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Italian style of Decorative Painting

Learn about the Italian style of decorative painting from Pierre Finkelstein of Pierre Finkelstein Institute of Decorative Painting.

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The Italian style of decorative painting is one of two major “schools” or styles in history that can be discerned; the other, the French school (which is also sometimes called the English or Belgian school) Both of these styles can be used to render all types of faux finishes. See also: The French Style

The first use of painting for purely decorative purposes can be attributed to the Italians; examples of their earliest work still survive among the ruins of Pompeii and Herculaneum. The distinguishing features of the Italian style is its very loose, painterly technique, highly decorative and theatrical renderings, and translucent use of color.

In the case of marble, for instance, the goal is to achieve the impression or effect of a marble, rather than to precisely render its specific physical characteristics. While evoking a certain type of marble, an Italian-style rendering would be executed with the highest degree of spontaneity, so that the resulting finish might almost seem a product of the imagination. Despite its loose and spontaneous technique, the Italian style should not be considered amateurish, or even more accessible to amateur painters. On the contrary, it requires a great deal of expertise; because this style of finish does not exploit a realistic surface design, it must rely solely on a skillful use of color and composition to create the illusion.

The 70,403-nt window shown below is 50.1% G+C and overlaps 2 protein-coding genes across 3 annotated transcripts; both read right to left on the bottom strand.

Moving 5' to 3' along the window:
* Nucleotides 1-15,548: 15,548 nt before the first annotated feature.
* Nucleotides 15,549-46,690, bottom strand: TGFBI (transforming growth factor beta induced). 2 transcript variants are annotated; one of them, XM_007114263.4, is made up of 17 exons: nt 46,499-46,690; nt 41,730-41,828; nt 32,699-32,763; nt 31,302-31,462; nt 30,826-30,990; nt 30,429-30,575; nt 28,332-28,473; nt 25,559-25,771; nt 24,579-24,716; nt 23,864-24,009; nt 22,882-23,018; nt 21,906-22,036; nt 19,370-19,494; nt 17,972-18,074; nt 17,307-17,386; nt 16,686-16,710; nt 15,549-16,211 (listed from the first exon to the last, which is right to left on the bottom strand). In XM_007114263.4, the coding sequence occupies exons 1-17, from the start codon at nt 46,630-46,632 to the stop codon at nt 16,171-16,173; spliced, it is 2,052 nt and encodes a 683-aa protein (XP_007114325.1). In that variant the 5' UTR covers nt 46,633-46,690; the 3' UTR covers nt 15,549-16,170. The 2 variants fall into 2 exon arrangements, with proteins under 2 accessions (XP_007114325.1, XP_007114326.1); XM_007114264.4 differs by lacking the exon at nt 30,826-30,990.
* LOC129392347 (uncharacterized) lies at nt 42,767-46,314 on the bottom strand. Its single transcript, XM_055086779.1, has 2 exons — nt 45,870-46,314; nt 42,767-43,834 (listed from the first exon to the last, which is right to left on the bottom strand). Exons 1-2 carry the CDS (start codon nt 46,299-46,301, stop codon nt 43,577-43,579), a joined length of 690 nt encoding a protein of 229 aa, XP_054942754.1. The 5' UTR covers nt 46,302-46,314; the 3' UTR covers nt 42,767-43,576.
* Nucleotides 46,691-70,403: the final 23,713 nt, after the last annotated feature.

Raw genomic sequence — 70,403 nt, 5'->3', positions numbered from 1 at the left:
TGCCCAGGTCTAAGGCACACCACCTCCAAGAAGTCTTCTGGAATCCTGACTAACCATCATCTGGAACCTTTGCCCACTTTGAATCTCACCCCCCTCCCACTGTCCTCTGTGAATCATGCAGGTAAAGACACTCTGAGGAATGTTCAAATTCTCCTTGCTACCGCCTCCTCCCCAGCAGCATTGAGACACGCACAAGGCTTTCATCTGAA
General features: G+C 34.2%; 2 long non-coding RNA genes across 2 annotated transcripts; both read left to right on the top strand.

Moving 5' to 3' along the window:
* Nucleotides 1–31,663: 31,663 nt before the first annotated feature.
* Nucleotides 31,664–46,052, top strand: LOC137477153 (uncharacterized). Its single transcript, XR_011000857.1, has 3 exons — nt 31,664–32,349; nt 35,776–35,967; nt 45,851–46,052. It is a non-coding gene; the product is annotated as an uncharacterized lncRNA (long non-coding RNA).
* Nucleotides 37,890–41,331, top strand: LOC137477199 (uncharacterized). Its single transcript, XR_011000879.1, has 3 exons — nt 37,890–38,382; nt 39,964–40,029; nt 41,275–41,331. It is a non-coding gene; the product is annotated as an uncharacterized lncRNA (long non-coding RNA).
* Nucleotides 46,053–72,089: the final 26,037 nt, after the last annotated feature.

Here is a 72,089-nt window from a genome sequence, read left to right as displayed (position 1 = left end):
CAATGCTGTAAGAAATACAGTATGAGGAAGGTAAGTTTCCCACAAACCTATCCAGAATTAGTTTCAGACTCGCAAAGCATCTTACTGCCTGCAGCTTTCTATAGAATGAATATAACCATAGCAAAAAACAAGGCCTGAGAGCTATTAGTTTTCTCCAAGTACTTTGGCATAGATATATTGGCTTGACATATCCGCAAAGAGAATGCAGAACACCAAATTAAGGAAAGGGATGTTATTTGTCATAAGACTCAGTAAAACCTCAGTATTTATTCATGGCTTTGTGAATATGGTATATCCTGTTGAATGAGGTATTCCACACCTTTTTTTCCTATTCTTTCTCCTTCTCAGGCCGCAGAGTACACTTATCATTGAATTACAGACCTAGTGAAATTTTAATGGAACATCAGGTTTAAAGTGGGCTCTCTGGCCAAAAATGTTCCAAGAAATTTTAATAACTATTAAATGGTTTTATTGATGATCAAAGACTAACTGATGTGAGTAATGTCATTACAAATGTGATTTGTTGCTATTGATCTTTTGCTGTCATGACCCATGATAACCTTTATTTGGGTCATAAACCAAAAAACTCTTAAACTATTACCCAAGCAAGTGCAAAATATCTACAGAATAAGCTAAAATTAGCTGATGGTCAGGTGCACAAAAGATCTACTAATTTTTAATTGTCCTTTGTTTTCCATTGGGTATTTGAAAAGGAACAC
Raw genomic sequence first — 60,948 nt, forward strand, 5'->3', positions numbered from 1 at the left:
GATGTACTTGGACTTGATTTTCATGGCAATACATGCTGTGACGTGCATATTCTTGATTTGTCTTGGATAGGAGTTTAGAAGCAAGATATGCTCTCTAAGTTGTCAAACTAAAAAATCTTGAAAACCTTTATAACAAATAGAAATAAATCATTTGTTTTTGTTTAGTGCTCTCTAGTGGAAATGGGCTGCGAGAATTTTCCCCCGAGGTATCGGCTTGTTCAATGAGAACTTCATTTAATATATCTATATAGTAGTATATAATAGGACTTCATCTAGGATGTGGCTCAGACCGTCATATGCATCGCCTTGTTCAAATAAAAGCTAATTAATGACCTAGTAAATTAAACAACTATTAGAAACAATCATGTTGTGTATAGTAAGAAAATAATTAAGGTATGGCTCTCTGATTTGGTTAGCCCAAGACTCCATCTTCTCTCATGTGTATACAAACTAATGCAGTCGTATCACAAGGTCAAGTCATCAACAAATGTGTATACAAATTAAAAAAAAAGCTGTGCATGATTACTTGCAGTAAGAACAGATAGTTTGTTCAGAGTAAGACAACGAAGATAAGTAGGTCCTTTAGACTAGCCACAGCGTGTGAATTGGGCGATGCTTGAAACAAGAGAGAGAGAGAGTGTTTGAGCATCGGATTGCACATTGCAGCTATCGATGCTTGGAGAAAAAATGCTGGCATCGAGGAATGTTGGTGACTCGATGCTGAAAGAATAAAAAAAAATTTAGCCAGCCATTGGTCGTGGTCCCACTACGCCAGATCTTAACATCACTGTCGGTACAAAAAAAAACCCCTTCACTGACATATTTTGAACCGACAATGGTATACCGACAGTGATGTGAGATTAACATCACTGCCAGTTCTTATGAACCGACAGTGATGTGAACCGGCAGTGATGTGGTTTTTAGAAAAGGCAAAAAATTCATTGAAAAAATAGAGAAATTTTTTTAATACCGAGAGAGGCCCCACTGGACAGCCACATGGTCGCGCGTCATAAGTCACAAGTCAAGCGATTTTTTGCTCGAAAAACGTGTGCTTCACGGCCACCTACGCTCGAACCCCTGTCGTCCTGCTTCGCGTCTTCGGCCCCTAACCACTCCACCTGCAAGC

Italian-style finishes are generally rendered in water-based paints, painted on light or white grounds, and executed in very few steps, often without overglazing. On close observation, brush and sponge marks and dripped paint are visible in a completed finish, but from a distance the work is convincing. The lightness of color and effect makes them well suited for large surfaces and spaces, and permits the use of brighter and more colorful palettes.

The Italian style also has an element of fun. It is said that the most accomplished Italian-style decorative painters concealed drawings of horses’ heads, birds, and other animals within the veining of their marble finishes so they could have fun at the expense of their unknowing viewers. At the Brighton Pavilion in England, for example, one of the rooms is painted with the imaginary “dragon wood,” in whose grain the drawing of a dragon’s head can barely be distinguished.

The Italian approach is still widely used by European decorative painters, primarily for its spectacular decorative effect, which is particularly effective in large rooms and with theatrical decor.

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